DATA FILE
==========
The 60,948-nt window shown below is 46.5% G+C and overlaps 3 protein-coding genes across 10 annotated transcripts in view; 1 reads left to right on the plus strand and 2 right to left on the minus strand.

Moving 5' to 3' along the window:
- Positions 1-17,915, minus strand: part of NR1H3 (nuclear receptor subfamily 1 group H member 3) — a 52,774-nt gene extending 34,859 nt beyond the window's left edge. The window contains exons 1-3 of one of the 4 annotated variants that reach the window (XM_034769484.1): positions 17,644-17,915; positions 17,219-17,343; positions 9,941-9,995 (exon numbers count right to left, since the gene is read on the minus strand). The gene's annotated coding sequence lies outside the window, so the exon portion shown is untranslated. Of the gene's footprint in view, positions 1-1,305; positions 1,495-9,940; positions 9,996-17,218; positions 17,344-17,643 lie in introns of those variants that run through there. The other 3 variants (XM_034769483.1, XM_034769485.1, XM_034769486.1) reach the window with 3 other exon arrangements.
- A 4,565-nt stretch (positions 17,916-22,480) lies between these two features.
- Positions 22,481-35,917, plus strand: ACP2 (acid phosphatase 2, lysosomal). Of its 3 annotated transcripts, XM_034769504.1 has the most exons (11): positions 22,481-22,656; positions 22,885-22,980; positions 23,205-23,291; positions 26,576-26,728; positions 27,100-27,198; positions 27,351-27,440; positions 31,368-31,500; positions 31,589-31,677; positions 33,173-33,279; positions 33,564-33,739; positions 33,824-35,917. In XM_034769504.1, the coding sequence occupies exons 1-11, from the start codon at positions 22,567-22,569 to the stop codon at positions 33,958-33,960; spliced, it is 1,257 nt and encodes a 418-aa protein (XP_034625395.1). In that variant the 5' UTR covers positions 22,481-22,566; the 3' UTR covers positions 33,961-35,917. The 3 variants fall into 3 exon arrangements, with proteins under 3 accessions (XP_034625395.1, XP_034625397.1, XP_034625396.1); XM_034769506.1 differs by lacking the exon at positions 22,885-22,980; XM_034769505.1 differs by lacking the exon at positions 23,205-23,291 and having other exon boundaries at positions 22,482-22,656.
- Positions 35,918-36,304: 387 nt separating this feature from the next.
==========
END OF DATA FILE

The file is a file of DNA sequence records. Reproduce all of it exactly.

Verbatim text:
The 60,948-nt window shown below is 46.5% G+C and overlaps 3 protein-coding genes across 10 annotated transcripts in view; 1 reads left to right on the plus strand and 2 right to left on the minus strand.

Moving 5' to 3' along the window:
- Positions 1-17,915, minus strand: part of NR1H3 (nuclear receptor subfamily 1 group H member 3) — a 52,774-nt gene extending 34,859 nt beyond the window's left edge. The window contains exons 1-3 of one of the 4 annotated variants that reach the window (XM_034769484.1): positions 17,644-17,915; positions 17,219-17,343; positions 9,941-9,995 (exon numbers count right to left, since the gene is read on the minus strand). The gene's annotated coding sequence lies outside the window, so the exon portion shown is untranslated. Of the gene's footprint in view, positions 1-1,305; positions 1,495-9,940; positions 9,996-17,218; positions 17,344-17,643 lie in introns of those variants that run through there. The other 3 variants (XM_034769483.1, XM_034769485.1, XM_034769486.1) reach the window with 3 other exon arrangements.
- A 4,565-nt stretch (positions 17,916-22,480) lies between these two features.
- Positions 22,481-35,917, plus strand: ACP2 (acid phosphatase 2, lysosomal). Of its 3 annotated transcripts, XM_034769504.1 has the most exons (11): positions 22,481-22,656; positions 22,885-22,980; positions 23,205-23,291; positions 26,576-26,728; positions 27,100-27,198; positions 27,351-27,440; positions 31,368-31,500; positions 31,589-31,677; positions 33,173-33,279; positions 33,564-33,739; positions 33,824-35,917. In XM_034769504.1, the coding sequence occupies exons 1-11, from the start codon at positions 22,567-22,569 to the stop codon at positions 33,958-33,960; spliced, it is 1,257 nt and encodes a 418-aa protein (XP_034625395.1). In that variant the 5' UTR covers positions 22,481-22,566; the 3' UTR covers positions 33,961-35,917. The 3 variants fall into 3 exon arrangements, with proteins under 3 accessions (XP_034625395.1, XP_034625397.1, XP_034625396.1); XM_034769506.1 differs by lacking the exon at positions 22,885-22,980; XM_034769505.1 differs by lacking the exon at positions 23,205-23,291 and having other exon boundaries at positions 22,482-22,656.
- Positions 35,918-36,304: 387 nt separating this feature from the next.